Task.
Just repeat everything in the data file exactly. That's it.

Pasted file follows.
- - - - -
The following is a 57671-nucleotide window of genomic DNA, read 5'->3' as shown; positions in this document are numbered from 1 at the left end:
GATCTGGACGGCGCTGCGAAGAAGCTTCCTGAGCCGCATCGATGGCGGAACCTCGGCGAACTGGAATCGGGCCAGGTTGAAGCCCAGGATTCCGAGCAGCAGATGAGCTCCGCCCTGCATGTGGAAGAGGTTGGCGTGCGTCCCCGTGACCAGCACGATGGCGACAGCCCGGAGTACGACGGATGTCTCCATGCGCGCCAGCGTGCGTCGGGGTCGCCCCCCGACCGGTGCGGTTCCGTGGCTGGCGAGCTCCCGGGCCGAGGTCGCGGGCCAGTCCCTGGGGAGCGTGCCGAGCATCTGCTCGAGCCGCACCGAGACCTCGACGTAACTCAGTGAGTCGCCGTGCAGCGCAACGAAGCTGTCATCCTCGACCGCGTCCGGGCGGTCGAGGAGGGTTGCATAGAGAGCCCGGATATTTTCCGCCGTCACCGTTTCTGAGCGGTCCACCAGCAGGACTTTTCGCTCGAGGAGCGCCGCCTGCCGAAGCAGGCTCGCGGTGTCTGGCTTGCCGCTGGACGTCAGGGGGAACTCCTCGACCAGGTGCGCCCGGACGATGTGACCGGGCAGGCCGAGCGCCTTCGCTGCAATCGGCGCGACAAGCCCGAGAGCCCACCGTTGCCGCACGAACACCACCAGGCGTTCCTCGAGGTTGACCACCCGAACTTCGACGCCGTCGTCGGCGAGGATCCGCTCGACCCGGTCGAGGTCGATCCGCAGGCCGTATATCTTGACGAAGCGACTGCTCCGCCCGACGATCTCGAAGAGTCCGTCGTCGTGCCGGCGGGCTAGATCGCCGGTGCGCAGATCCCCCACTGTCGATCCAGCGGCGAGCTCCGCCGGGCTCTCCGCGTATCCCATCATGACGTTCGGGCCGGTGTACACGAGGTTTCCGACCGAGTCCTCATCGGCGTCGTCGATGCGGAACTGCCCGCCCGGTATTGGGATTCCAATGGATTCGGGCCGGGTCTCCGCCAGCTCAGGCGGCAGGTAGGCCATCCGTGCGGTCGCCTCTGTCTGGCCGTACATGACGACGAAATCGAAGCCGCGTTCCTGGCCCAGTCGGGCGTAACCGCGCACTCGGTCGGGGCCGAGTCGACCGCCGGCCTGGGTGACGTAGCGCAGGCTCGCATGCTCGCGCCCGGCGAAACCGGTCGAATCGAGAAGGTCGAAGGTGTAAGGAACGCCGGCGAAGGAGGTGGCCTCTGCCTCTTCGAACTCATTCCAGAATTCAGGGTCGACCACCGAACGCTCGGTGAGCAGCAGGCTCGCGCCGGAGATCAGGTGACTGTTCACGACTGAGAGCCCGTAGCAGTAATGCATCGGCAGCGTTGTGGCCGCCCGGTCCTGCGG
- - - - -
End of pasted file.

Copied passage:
The following is a 57671-nucleotide window of genomic DNA, read 5'->3' as shown; positions in this document are numbered from 1 at the left end:
GATCTGGACGGCGCTGCGAAGAAGCTTCCTGAGCCGCATCGATGGCGGAACCTCGGCGAACTGGAATCGGGCCAGGTTGAAGCCCAGGATTCCGAGCAGCAGATGAGCTCCGCCCTGCATGTGGAAGAGGTTGGCGTGCGTCCCCGTGACCAGCACGATGGCGACAGCCCGGAGTACGACGGATGTCTCCATGCGCGCCAGCGTGCGTCGGGGTCGCCCCCCGACCGGTGCGGTTCCGTGGCTGGCGAGCTCCCGGGCCGAGGTCGCGGGCCAGTCCCTGGGGAGCGTGCCGAGCATCTGCTCGAGCCGCACCGAGACCTCGACGTAACTCAGTGAGTCGCCGTGCAGCGCAACGAAGCTGTCATCCTCGACCGCGTCCGGGCGGTCGAGGAGGGTTGCATAGAGAGCCCGGATATTTTCCGCCGTCACCGTTTCTGAGCGGTCCACCAGCAGGACTTTTCGCTCGAGGAGCGCCGCCTGCCGAAGCAGGCTCGCGGTGTCTGGCTTGCCGCTGGACGTCAGGGGGAACTCCTCGACCAGGTGCGCCCGGACGATGTGACCGGGCAGGCCGAGCGCCTTCGCTGCAATCGGCGCGACAAGCCCGAGAGCCCACCGTTGCCGCACGAACACCACCAGGCGTTCCTCGAGGTTGACCACCCGAACTTCGACGCCGTCGTCGGCGAGGATCCGCTCGACCCGGTCGAGGTCGATCCGCAGGCCGTATATCTTGACGAAGCGACTGCTCCGCCCGACGATCTCGAAGAGTCCGTCGTCGTGCCGGCGGGCTAGATCGCCGGTGCGCAGATCCCCCACTGTCGATCCAGCGGCGAGCTCCGCCGGGCTCTCCGCGTATCCCATCATGACGTTCGGGCCGGTGTACACGAGGTTTCCGACCGAGTCCTCATCGGCGTCGTCGATGCGGAACTGCCCGCCCGGTATTGGGATTCCAATGGATTCGGGCCGGGTCTCCGCCAGCTCAGGCGGCAGGTAGGCCATCCGTGCGGTCGCCTCTGTCTGGCCGTACATGACGACGAAATCGAAGCCGCGTTCCTGGCCCAGTCGGGCGTAACCGCGCACTCGGTCGGGGCCGAGTCGACCGCCGGCCTGGGTGACGTAGCGCAGGCTCGCATGCTCGCGCCCGGCGAAACCGGTCGAATCGAGAAGGTCGAAGGTGTAAGGAACGCCGGCGAAGGAGGTGGCCTCTGCCTCTTCGAACTCATTCCAGAATTCAGGGTCGACCACCGAACGCTCGGTGAGCAGCAGGCTCGCGCCGGAGATCAGGTGACTGTTCACGACTGAGAGCCCGTAGCAGTAATGCATCGGCAGCGTTGTGGCCGCCCGGTCCTGCGG